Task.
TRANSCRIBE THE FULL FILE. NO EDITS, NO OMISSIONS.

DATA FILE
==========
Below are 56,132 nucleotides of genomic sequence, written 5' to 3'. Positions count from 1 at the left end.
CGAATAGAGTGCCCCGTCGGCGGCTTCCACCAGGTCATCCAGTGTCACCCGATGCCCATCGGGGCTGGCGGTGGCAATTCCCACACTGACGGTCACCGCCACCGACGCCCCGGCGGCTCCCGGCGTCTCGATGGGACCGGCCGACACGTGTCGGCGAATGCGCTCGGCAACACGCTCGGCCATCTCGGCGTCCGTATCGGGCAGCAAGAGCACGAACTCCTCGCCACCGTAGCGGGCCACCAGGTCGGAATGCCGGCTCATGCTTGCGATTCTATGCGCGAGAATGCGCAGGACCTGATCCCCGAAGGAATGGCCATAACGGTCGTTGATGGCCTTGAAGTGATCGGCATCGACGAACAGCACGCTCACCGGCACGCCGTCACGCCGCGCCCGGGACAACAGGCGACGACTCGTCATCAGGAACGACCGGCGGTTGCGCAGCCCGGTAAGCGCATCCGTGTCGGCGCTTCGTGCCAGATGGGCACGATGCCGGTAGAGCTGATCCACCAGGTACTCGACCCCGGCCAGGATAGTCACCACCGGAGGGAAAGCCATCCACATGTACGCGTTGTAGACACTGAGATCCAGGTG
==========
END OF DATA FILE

Below are 56,132 nucleotides of genomic sequence, written 5' to 3'. Positions count from 1 at the left end.
CGAATAGAGTGCCCCGTCGGCGGCTTCCACCAGGTCATCCAGTGTCACCCGATGCCCATCGGGGCTGGCGGTGGCAATTCCCACACTGACGGTCACCGCCACCGACGCCCCGGCGGCTCCCGGCGTCTCGATGGGACCGGCCGACACGTGTCGGCGAATGCGCTCGGCAACACGCTCGGCCATCTCGGCGTCCGTATCGGGCAGCAAGAGCACGAACTCCTCGCCACCGTAGCGGGCCACCAGGTCGGAATGCCGGCTCATGCTTGCGATTCTATGCGCGAGAATGCGCAGGACCTGATCCCCGAAGGAATGGCCATAACGGTCGTTGATGGCCTTGAAGTGATCGGCATCGACGAACAGCACGCTCACCGGCACGCCGTCACGCCGCGCCCGGGACAACAGGCGACGACTCGTCATCAGGAACGACCGGCGGTTGCGCAGCCCGGTAAGCGCATCCGTGTCGGCGCTTCGTGCCAGATGGGCACGATGCCGGTAGAGCTGATCCACCAGGTACTCGACCCCGGCCAGGATAGTCACCACCGGAGGGAAAGCCATCCACATGTACGCGTTGTAGACACTGAGATCCAGGTG